Sunday, December 19, 2021

Yellowstone, plus

TL;DR -- In our research, we emphasize real people, their families, and events related to their lives. And, sometimes, one finds biographies that are truthful. There have been videos with the same characteristic. However, fiction reigns. So, getting more information about one dealing with areas around Yellowstone, we went to look at what we've researched the past couple of years and have listed the posts. As usual, the main theme is the long reach of New England across the U.S. and the world. And, Harvard fits in there, too, as its history is parallel with that of the country. 

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Frankly, as we mentioned in looking at Harvard, we want to see the influence across the great land of the U.S. and beyond. Harvard? For the pampered? Our note on John Gardner and the Merrimack surveying crew might provide a hint on our view. Perhaps not. 

We'll have to relook at that, since Harvard started up, again, in 1640 after a bit of closure post the Eaton deal. So, at least, we can say that John was learning something as he worked with the older guys. Brings up a lagging bit of work which is looking at the classes through the generations. We'll start to sample that. One key one is the big gpp, Rev. John Wise (big in several ways). 

So, expect the theme to continue that relates to the blue and red today. Those on the coast; those in the large interior; of course, with perturbations causing permutations everywhere. Now, we're about to the subject. It has to do with some fiction, on TV. So, we're not reading it; rather, it's the thing of having people extant now portray those of the past through events that might have happened. Or not. It's like the Games of Thrones; we find that very tedious and erroneous since those involved with what the theme is were real flesh and blood. Perhaps, respect of sorts might happen someday, maybe not. 

The other side of this is that people then get a warped view since they are not get a true representation. But, so what? It's fantasy. Well, in the case of this show, they use a house that is real. We'll look at the owner who is out of New England. You see, folks, New England is the core, many ways. Yes, and in the Civil War, Massachusetts was prominent, especially in Gettysburg.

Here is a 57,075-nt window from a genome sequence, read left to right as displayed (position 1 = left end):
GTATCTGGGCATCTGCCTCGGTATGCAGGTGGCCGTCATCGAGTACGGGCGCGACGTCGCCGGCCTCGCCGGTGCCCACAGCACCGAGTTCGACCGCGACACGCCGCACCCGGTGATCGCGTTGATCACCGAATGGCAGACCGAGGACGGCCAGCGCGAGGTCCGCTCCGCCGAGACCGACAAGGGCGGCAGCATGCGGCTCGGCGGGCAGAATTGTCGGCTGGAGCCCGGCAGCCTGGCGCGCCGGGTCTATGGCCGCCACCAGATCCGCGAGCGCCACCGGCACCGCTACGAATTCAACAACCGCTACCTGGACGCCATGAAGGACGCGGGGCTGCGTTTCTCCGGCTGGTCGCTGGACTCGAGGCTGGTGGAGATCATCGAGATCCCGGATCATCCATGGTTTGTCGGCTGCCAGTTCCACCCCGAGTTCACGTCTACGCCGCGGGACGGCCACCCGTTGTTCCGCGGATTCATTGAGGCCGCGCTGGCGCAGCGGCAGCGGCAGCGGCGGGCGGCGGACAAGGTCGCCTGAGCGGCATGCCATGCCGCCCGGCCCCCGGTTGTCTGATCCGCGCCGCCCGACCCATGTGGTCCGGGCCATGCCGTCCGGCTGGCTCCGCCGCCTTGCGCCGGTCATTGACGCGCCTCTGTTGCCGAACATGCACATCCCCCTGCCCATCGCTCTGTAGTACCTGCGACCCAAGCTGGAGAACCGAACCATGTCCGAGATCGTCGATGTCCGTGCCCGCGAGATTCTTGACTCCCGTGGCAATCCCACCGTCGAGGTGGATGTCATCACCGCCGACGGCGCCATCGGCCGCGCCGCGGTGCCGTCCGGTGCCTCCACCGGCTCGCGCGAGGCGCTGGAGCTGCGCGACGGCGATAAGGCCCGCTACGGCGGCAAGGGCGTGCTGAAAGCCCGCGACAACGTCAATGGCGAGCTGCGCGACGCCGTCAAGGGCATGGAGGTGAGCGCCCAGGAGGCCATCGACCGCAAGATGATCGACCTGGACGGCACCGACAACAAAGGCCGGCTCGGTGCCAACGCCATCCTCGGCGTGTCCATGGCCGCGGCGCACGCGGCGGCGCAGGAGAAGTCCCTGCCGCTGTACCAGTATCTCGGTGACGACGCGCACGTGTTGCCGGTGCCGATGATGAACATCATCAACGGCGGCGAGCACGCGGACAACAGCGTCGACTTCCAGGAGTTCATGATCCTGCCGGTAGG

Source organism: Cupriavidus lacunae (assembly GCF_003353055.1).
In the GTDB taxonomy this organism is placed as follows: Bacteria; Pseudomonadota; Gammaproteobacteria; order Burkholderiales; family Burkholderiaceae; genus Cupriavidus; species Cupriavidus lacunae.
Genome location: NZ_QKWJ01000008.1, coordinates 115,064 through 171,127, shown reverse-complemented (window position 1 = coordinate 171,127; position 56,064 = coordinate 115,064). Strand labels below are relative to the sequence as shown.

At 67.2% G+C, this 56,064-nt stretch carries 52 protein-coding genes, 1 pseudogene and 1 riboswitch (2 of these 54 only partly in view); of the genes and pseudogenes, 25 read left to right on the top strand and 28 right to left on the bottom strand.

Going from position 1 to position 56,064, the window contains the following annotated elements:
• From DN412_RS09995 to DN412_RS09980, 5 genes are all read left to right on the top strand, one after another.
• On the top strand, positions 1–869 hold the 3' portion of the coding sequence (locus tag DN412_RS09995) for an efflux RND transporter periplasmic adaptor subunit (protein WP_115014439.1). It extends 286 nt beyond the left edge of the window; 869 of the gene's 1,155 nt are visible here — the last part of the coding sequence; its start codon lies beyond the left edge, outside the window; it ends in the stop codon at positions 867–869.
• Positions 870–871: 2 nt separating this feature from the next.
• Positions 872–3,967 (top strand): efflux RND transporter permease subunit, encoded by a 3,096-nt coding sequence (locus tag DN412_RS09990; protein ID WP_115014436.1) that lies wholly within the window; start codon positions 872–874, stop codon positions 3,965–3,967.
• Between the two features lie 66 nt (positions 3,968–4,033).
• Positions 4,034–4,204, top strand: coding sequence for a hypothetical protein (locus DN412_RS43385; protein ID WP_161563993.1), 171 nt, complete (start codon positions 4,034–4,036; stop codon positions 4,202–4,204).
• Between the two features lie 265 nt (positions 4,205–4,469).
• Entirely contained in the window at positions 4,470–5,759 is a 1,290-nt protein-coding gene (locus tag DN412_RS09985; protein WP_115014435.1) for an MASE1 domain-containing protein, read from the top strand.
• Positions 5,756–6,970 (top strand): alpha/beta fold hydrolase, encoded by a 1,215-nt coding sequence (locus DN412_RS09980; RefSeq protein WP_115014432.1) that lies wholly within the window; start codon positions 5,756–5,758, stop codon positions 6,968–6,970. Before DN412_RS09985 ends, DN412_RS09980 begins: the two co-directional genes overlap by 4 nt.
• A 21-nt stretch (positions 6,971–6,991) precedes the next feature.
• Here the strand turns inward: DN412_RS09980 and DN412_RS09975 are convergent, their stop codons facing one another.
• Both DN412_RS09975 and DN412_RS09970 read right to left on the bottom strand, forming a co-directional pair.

Finally, to the theme? Let's see. We're continuing this theme: Harvard, in the west. Nowadays, sure, there are students from all over. But, we're talking 200 years ago. And, Harvard was going through some changes that need some attention. As in, we can provide a mirror to lift up to the institution, perhaps. 

As we come through time, we will note the changes in Harvard. Early on, the focus was on ministers or teachers. The Adams family can be a good example, say the two Johns (politician and the mountain man). The latter had no education (Grizzly, of TV fame). The former's father (John married to Abigail) went to Harvard. His grandfather did not, however a great-uncle did. There can only be so many preachers in a family. Someone has to do real work. 

Grizzly's ancestors were of the sea which does not quite go with the terrestrial life on campus. There was no remote learning in those days. One might say that the potential influence of Harvard grew with them. The more students, the likely the remote touch. And, New England had a long reach, as we will be showing. 

Built for
Howard Clark Hollister
and William S. Ford